So, perhaps, if we allow ourselves as much free will in private -- to those near and dear to us -- as we do in newspaper articles (and blogs! ;-P) would we converge eventually to a better state for the entire nation? A place where there will be political debates on issues that matter instead of a "Vishu's arattai arangam on -- thaaya tharama?". By the way folks, is that even a matter that we could make a universal decision on? Like a national policy? Imagine a law that would read something like, "in times of conflict thou shalt always side with thine ".

----- to be continued.. someday!...


Little Miss Sunshine said...

To be brutally honest, I am not sure what stand you are taking!
Let me attempt to comment on some of the statements you have made :
About freewill in India :I am not sure how much of success as a nation in India is dependent on it. But yes on a personal level the decrease in the amount of societal pressure given in India could help individual lives be more happy. If I make a list of all my Indian friends and tried counting the ones who use their freewill in day-to-day decisions affected by family and society in India, they are unfortunately(unfortunately because they are sad after those decisions) a minority. But when I do the same with my non-Indian friends they come out to be a majority. I guess it will take some more years to change, but it eventually will. There's too much globalisation for it to not happen.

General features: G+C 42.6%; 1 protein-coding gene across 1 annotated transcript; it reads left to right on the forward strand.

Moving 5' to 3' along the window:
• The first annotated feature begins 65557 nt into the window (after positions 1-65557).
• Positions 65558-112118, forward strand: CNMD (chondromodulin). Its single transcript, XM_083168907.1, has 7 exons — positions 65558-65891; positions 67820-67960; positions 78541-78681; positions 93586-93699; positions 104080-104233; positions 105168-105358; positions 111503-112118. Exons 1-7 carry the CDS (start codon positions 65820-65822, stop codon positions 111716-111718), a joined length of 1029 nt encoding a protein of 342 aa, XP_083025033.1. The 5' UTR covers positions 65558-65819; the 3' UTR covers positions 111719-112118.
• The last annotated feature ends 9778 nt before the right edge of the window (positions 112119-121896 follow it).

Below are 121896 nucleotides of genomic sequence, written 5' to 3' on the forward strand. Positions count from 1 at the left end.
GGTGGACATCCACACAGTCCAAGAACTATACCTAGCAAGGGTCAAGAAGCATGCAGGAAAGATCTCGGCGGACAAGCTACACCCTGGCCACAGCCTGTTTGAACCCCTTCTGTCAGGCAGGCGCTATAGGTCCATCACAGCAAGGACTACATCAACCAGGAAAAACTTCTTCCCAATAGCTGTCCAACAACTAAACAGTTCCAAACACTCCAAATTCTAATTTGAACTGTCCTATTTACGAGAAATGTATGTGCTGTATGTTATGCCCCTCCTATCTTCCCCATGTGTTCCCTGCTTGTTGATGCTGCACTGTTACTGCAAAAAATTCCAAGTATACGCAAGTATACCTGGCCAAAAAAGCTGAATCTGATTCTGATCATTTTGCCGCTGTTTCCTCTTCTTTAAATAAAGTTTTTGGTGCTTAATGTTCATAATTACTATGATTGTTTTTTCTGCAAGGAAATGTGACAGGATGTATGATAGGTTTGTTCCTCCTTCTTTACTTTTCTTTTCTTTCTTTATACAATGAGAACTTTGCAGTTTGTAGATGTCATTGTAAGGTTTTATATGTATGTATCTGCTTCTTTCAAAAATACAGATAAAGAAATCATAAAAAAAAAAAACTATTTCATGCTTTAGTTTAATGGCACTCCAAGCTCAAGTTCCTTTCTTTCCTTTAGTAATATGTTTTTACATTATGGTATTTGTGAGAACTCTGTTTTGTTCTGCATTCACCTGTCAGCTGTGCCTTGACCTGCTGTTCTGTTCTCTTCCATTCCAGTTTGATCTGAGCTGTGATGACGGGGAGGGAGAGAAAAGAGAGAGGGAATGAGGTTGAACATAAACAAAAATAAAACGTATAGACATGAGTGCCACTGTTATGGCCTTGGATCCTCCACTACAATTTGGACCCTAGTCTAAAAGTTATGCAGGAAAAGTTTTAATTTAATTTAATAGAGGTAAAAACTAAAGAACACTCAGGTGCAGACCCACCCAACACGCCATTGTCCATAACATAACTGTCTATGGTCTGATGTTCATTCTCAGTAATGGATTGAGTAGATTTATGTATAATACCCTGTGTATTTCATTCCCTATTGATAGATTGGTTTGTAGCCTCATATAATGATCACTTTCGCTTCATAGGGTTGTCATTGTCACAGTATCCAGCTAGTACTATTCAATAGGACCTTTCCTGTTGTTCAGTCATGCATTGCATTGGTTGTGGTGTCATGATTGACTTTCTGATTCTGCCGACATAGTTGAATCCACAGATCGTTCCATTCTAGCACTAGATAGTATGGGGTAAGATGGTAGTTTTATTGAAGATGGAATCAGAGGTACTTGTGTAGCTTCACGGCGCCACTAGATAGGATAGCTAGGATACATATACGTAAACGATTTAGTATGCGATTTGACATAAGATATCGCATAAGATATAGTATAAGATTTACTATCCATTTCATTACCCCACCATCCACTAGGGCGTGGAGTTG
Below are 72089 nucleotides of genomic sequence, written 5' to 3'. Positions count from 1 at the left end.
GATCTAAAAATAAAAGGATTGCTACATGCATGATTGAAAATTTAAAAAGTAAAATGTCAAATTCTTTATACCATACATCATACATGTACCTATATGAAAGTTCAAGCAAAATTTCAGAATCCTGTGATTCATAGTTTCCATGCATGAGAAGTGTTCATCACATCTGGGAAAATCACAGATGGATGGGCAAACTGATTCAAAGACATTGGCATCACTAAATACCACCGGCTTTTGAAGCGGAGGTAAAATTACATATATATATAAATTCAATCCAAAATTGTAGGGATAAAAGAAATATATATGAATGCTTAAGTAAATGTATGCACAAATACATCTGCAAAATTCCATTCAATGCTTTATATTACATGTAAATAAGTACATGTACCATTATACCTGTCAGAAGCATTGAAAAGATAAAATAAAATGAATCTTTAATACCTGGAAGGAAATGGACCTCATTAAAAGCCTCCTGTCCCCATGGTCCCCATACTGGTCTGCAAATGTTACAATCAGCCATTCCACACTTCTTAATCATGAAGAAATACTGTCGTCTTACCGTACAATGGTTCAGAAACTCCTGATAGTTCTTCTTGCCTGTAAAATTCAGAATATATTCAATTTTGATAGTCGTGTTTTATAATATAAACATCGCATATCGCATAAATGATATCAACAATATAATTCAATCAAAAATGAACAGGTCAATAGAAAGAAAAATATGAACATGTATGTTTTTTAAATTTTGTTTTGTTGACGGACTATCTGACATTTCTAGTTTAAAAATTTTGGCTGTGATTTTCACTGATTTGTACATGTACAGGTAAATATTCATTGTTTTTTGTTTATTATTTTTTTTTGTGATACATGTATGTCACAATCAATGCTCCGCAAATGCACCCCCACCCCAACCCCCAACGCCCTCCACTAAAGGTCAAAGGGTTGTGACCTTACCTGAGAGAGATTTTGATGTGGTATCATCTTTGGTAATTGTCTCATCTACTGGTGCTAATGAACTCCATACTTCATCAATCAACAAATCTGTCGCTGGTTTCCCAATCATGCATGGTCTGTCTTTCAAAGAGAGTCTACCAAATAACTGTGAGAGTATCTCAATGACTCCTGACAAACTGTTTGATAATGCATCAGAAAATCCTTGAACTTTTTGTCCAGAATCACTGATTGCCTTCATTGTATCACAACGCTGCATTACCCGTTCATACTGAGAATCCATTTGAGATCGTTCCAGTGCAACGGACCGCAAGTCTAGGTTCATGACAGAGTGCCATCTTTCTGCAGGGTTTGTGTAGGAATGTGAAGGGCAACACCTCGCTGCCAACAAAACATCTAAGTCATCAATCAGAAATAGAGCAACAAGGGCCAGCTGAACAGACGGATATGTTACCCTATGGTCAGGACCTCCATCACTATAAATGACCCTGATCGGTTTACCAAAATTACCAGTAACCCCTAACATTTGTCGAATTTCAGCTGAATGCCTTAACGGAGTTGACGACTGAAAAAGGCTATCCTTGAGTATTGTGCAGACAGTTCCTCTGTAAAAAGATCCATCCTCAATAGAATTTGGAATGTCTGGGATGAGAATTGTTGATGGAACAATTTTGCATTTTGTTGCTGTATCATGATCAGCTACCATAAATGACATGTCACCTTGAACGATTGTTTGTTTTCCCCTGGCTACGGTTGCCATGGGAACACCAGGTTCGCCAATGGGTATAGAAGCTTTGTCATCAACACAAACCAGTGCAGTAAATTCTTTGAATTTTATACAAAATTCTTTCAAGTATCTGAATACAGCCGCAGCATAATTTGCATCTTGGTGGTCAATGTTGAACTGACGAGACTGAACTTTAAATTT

I am not sure if it's just that I have a biased sample space, but have you noticed that south indian families are more averse to publicly accepting that they are happy or having a good time in life than people from other parts of India? In a social gathering, I have always found them trying to be 'modest' and not graciously accepting the fact that they are having a good time....now is that a culture?

magicrna said...

wow that was a long post! and an even longer comment:) just kidding...anyway...you have raised some very valid points for which I am not sure there is any easy solution/answer. However, I am reading "the argumentative indian" right now and he has raised a lot of similar points and attempted to give answers to those. It is a great read (so far) so perhaps you should try it at your leisure (might inspire the sequel post:)).